CT Republican takeoverLinda McMahonChris Murphy
I drive throughout Connecticut for my daily business, and I see a dozen "Linda" signs every hour, in every corner of the state, whereas seeing one Murphy sign per day is a lot. While signs don't vote, the lawn owners do, and they seem overwhelming.
FL Republican takeoverConnie Mack IVBill Nelson
Paul Ryan's strong stance for Medicare/Medicaid overhaul hurts the Romney-Ryan ticket in Florida, and we therefore predict Obama will win Florida based on the large elderly population in this key state. But Florida voters prefer bipartisanship and therefore Sen. Nelson will suffer from "negative coattails."
IN Republican retentionRichard MourdockJoe Donnelly
Oct. 26 update: Mourdock stumbled by saying in a debate that pregnancy rape was "God's will," which infuriated women's groups, but we do not see any change in the underlying dynamics that favor a conservative Senator to represent conservative Indiana.
MA Democratic takeoverElizabeth WarrenScott Brown
Obama will overwhelmingly beat Romney in blue-state Massachusetts, and we predict Warren will ride Obama's coattails to victory. Sen. Brown won in a special election -- when there were no presidential coattails -- and would probably win again if this were not a presidential election year -- but the coattails are just too long against him in 2012.
ME Democratic takeoverAngus KingCharlie Summers
Gov. King is an independent but we predict he will win and then choose to caucus with the Democrats in the Senate, in effect gaining the Democrats one Senate vote. King is a true independent, but sides with the Democrats on healthcare, social issues, and the need for taxes to deal with the deficit -- key upcoming voting issues for Senators.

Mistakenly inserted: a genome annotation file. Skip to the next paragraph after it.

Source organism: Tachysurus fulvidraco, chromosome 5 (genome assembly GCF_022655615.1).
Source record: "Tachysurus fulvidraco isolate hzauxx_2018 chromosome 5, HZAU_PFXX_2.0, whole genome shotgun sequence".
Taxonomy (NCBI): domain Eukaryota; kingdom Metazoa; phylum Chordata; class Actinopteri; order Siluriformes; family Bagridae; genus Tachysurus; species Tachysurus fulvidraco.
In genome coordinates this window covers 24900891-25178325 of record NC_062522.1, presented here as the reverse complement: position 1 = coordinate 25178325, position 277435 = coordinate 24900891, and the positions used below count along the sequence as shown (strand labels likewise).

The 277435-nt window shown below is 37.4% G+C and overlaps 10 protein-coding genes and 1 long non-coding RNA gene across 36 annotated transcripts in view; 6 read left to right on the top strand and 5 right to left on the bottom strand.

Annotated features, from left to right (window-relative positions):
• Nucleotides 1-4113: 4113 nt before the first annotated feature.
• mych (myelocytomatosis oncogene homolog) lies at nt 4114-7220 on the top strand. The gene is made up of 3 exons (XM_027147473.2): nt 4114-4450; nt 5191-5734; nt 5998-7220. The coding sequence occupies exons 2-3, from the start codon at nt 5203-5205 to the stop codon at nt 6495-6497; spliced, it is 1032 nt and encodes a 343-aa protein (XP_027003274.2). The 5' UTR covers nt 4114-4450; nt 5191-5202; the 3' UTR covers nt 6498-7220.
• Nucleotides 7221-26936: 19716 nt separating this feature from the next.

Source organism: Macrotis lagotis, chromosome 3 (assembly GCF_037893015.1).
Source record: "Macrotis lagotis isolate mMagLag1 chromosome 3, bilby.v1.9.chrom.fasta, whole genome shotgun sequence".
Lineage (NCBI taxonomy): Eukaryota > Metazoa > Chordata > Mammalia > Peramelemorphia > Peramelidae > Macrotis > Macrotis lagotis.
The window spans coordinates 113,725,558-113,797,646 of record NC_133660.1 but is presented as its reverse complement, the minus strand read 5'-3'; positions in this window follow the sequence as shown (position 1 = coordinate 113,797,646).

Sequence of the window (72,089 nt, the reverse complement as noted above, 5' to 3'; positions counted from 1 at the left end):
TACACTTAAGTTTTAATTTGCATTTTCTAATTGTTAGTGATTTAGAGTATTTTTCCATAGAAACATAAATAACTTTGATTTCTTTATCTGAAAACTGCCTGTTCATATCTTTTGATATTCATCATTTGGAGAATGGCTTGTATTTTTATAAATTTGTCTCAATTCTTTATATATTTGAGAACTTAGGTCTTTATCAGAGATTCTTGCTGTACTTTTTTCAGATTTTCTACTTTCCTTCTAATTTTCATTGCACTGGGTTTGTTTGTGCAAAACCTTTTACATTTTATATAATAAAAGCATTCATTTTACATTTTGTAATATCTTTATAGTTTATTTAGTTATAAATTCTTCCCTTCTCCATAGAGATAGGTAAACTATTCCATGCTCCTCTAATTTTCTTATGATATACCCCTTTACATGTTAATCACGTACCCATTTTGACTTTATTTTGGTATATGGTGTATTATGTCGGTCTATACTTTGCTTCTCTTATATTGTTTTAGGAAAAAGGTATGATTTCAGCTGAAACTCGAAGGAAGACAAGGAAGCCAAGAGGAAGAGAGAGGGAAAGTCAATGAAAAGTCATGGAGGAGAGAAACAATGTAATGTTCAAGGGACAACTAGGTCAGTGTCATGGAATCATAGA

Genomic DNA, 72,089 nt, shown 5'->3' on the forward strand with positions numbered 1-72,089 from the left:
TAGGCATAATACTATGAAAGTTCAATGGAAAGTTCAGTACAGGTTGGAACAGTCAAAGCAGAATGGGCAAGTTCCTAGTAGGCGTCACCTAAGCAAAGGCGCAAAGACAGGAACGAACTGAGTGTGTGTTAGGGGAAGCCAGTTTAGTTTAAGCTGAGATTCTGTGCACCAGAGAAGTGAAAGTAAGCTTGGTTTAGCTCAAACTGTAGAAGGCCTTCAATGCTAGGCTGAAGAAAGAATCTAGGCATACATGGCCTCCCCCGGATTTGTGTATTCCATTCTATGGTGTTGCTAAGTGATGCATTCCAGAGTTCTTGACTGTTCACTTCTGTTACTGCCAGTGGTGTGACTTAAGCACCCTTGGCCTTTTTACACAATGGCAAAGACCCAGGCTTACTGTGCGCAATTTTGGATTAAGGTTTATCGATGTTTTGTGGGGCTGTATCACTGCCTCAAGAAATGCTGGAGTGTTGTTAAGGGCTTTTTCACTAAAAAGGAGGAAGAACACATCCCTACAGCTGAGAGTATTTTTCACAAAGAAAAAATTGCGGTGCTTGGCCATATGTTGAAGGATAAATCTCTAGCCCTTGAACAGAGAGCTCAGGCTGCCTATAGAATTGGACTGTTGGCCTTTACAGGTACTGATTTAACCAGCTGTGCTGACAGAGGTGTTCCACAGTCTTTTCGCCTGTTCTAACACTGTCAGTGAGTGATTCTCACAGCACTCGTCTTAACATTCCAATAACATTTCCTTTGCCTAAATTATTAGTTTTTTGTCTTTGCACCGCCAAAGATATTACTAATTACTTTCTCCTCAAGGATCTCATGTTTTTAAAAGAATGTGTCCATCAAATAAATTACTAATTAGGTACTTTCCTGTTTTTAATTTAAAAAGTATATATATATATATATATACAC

MO Democratic retentionClaire McCaskillTodd Akin
During the summer, we would have predicted a Republican victory in red-state Missouri, but Rep. Akin put his foot in his mouth and exacerbated the problem with yet more flubs with every passing week -- he blew it!
ND Democratic retentionHeidi HeitkampRick Berg
North Dakota's economy is booming due to new oil extraction. So this Senate race is missing the usual drag on Obama and the Democrats, that the economy is bad elsewhere and that the Democrats would limit oil extraction elsewhere -- and Hietkamp will benefit.
OH Democratic retentionSherrod BrownJosh Mandel
Voter registration is an issue in many states but none more than in Ohio. As a result of the heavy-handed election-day voter suppression in minority districts in the 2004 election, Ohio Democrats have pushed voter registration and early voting (beginning Oct. 2) -- and Sen. Brown will benefit.
VA Democratic retentionTim KaineGeorge Allen
Gov. Allen seems to have recovered from his "macaca" gaffe in 2006, but he has run the nastiest campaign in the country, and we predict that many will vote against him to signal a dislike for negative campaigning.
WI Republican takeoverTommy ThompsonTammy Baldwin
The Tommy-Tammy race is one of the tightest in the country, but we predict a Republican victory based on Paul Ryan's coattails. While Wisconsin is a blue state, many independents will vote Republican on the presidential line based on Ryan's "favorite son" status, and will push that pattern downballot to the Senate race.

To summarize our prediction by party status:

The net result of our prediction: A 50-50 split in the Senate. The Republicans score a net gain of 3 seats, but that's not enough. We predict Maine Independent Governor Angus King will win his Senate race; and we predict he will caucus with the Democrats. But if he goes Republican the GOP will gain control of the Senate -- hence King will become the kingmaker in that scenario!

Detailed detailed U.S. Senate prediction of presidential election.